This is important because as we detailed earlier, phosphorus that is in an inorganic form is resistant to being incorporated into biologic processes. On the other hand, the phosphorus found in fish bones is dramatically more bio-available. In fact, all of the phosphorus that travels in the dust is altered by a process of acid leaching that occurs in the atmosphere. This acid leaching makes all forms of phosphorus more water soluble; an important step in making it more available to biological processes. These are critical factors in the fertility of the rainforest and will be processes that we will mimic in the practical discussion of foliar applications to follow.
At some point in the last 5,000 years, the climate of the Sahara shifted dramatically. The monsoons no longer tracked north to fill its lakes. The prime driver of this shift is a change in the orientation of the earth’s axis. It is remarkable to think that the global cycling of nutrients that is occurring between the Sahara and the Amazon is itself embedded in an even larger process occurring between the earth, sun and moon!
Yet this might not even be the most incredible part of this story. Although a change in earth’s axis may have been the prime mover of this shift in climate, how it shifted suggests a more complex process. It shifted in a disturbingly rapid fashion, which the gradual change in the earth’s axis does not fully explain. In something called the North African climate cycle, it also vacillated several times between two regimes of a wet Sahara and dry Sahara.
Recent studies have suggested that changes in global vegetation patterns may have both dampened and amplified the effects of earth’s shifting axis, triggering what regime the climate favored in this region. One provocative theory has even formulated that cycles of excavation and deposition of the Bodélé depression may itself be responsible for these climate cycles! In simplified form: as the depression is emptied of its mineral rich deposits, it prompted a degradation in vegetation patterns. This prompted a change in global climate patterns, which among other things favored a change in the track of the monsoon. This allowed for the depression to once again be filled and for the cycle to continue. This is global nutrient cycling occurring on a truly grand timescale.
Although highly speculative, this theory has more going for it than just changes in vegetation patterns. The dust from the Bodélé depression also has a huge effect on the size and type of phytoplankton blooms that happen in the Caribbean Ocean (in this case iron is the limiting nutrient of which this dust is also rich). Supporting a number of major ecosystems means that this dust is involved in sinking vast amounts of atmospheric carbon. In combination with a number of other effects like cloud physics and radiant heating, the dust from this area is being considered as a “tipping element,”a force that can determine the larger state of global climatic patterns.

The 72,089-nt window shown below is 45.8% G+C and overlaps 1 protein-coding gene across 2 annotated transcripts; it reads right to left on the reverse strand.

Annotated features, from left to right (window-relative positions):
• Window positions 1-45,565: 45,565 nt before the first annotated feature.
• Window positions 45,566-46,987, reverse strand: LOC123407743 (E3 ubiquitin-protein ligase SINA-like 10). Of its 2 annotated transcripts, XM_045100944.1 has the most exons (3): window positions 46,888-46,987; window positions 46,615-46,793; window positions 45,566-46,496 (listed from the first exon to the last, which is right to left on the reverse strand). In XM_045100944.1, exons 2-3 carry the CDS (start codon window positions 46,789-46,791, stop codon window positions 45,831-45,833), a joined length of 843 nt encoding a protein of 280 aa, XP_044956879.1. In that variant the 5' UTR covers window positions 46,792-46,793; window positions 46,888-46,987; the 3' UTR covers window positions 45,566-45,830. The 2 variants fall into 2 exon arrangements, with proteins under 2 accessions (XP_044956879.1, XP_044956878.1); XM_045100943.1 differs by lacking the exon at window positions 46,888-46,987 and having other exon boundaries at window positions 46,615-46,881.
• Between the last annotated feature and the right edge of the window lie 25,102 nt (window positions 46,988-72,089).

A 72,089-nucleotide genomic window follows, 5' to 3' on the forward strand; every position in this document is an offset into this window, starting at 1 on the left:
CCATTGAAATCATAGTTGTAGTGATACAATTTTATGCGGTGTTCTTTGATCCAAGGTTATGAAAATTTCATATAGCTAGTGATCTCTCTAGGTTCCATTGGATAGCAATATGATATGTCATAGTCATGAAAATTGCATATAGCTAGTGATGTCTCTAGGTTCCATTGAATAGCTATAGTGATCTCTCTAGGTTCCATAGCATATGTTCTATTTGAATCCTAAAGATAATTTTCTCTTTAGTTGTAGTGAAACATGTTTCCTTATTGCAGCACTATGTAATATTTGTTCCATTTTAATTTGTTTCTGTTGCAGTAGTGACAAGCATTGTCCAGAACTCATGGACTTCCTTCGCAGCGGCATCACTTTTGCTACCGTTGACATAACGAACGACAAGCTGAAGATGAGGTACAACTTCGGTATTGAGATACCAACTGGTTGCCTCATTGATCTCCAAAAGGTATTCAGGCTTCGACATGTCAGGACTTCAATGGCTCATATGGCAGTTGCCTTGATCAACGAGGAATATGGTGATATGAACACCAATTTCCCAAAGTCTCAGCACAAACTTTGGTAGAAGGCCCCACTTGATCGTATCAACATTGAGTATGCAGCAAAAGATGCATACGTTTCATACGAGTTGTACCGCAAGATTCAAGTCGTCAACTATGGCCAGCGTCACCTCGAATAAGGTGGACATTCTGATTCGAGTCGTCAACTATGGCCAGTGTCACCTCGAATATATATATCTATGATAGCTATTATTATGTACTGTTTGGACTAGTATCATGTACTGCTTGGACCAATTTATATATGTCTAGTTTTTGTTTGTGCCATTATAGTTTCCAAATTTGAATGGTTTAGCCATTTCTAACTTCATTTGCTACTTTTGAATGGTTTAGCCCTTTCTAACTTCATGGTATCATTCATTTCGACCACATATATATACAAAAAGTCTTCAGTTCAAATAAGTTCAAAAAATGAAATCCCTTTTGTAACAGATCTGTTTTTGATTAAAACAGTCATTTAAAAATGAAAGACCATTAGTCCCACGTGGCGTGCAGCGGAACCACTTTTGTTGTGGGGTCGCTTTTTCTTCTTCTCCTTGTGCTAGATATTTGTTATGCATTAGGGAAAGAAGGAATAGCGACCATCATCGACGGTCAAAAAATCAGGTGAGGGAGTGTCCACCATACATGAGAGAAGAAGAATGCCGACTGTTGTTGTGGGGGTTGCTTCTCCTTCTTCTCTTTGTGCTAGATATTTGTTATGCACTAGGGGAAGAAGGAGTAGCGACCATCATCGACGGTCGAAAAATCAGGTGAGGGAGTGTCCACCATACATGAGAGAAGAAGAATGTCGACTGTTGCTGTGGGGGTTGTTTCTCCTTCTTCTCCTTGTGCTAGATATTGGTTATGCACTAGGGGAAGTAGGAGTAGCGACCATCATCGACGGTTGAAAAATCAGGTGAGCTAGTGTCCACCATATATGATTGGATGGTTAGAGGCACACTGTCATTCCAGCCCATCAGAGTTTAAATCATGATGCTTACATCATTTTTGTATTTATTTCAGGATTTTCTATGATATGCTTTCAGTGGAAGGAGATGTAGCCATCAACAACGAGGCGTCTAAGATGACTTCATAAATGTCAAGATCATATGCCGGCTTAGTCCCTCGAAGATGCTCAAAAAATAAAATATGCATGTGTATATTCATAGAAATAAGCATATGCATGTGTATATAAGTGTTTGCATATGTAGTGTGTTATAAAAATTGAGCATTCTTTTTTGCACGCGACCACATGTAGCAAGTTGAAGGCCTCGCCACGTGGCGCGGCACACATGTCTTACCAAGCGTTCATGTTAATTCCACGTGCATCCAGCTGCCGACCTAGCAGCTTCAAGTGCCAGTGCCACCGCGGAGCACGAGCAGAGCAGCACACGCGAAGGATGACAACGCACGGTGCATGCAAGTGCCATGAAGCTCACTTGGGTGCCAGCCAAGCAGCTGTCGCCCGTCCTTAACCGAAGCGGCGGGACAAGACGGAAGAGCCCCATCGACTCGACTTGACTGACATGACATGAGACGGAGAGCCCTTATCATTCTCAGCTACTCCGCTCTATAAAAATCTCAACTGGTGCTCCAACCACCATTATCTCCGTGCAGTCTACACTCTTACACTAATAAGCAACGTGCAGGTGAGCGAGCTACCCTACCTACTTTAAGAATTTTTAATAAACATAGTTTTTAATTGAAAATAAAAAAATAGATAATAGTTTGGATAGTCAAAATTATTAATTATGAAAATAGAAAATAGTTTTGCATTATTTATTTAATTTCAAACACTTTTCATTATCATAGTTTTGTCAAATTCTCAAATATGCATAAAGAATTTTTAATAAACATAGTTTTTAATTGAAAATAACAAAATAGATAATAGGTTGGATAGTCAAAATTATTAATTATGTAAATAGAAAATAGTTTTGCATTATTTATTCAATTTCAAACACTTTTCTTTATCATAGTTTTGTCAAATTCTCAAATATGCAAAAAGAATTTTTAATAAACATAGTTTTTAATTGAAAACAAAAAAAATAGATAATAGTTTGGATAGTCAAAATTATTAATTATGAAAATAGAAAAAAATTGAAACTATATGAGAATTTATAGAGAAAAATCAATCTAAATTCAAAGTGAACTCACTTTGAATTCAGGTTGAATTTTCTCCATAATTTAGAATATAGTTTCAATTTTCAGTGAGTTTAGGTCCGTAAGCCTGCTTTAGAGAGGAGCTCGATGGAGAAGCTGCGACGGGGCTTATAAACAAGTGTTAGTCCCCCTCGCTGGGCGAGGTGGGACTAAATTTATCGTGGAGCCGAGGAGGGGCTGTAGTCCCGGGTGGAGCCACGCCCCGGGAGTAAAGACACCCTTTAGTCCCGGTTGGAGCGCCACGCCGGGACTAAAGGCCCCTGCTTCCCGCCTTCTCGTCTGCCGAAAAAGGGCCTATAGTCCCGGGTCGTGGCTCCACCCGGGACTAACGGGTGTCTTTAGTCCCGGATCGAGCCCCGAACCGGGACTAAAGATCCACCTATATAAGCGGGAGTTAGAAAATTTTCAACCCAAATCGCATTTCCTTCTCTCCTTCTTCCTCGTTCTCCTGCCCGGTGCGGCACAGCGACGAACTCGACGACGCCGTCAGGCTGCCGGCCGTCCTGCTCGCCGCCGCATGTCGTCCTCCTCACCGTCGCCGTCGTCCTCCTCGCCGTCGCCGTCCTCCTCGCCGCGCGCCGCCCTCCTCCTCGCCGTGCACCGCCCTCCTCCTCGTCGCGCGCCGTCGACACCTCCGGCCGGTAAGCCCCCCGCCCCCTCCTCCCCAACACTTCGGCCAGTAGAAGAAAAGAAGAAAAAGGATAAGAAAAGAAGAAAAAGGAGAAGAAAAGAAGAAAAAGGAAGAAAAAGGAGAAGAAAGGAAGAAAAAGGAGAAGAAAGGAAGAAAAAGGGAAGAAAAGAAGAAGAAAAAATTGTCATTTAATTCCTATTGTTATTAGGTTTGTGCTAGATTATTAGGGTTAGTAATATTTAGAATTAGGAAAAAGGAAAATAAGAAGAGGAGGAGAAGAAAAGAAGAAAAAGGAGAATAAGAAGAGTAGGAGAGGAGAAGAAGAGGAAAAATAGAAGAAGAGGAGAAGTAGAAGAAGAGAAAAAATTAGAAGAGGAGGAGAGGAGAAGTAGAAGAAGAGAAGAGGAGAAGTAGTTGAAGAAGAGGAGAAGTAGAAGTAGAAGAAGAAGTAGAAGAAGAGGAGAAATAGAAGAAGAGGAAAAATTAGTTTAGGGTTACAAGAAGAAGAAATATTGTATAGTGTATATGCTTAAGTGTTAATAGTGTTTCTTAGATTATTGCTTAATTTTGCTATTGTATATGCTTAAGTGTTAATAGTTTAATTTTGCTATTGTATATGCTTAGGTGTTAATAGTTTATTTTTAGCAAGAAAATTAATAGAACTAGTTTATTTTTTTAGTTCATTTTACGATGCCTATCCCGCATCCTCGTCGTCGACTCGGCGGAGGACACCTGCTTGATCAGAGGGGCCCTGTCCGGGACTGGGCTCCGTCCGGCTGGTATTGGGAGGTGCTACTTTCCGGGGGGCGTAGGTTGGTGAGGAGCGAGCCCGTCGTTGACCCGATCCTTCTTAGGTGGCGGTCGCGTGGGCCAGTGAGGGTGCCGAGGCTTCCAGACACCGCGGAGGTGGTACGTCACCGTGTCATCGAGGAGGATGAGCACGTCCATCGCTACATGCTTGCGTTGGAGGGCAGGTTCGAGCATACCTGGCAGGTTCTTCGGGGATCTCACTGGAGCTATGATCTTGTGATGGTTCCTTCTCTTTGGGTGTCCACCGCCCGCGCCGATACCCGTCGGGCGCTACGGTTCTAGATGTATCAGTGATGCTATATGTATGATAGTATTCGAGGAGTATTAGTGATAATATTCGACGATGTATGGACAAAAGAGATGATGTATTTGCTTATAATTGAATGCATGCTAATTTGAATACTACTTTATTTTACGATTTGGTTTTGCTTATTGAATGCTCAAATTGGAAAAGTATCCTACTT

Clearly atmospheric dust is incredibly important to the global ecosystem. Many other ecosystems are dependent on mineral inputs of atmospheric dust that originate from other parts of the world. Jared Diamond, in his book Collapse, cites the varying distribution of volcanic dust as a factor that determined why some Pacific Island cultures endured while others did not. Closer to home, the forest of Eastern North America also receive important inputs of minerals from dust.
But it was the role of dust in the Amazon that triggered the “AHA! moment” that started this exploration. I’ve studied a lot about healthy soil and continue to work on building the best soil I can for the creatures in the garden. When I learned about foliar applications I could never see how feeding the plant through its leaves could have near the effect as feeding it through the soil. But when I tried them they seemed to work quite well. How could this be?
The inspiration came with the thought: if plants in the Amazon are growing in nutrient poor soil, perhaps they adapted the ability to trap and absorb the minerals from dust that fell on their leaves before it even reached the soil? Might all plants have on their leaves something akin to microscopic litter trappers?
This will be the starting point for the next installment in this series, where I will present evidence that this may indeed be the case. From the global processes we have charted here, we will take a journey into the microscopic ecosystem of the leaf–including the leaves in our Ohio gardens. Stay tuned!
Figure 1: Conceptual image of dust from the Saharan Desert crossing the Atlantic Ocean to the Amazon rainforest in South America. Image via Conceptual Image Lab, NASA/Goddard Space Flight Center
Figure 2: NASA image courtesy the MODIS Rapid Response Team, oddard Space Flight Center
Figure 3: The surface wind focusing toward the Bodélé. Right: 3D topography of the Sahara; left: a rare shuttle image of emission from the Bodélé between the Tibesti and the Ennedi mountains. From: The Bodélé depression: a single spot in the Sahara that provides most of the mineral dust to the Amazon forest:
Figure 4: Coloured scanning electron micrograph (SEM) of a Triceratium sp. diatom. By Steve Gschmeissner. : http://fineartamerica.com/featured/26-diatom-sem-steve-gschmeissner.html
Figure 5: Sub-fossil skeleton of a 1.15 m long Nile Perch preserved within diatomite on the floor of palaeolake Mega Chad within the Bodélé. From Solid-phase phosphorus speciation in Saharan Bodélé Depression dusts and source sediments.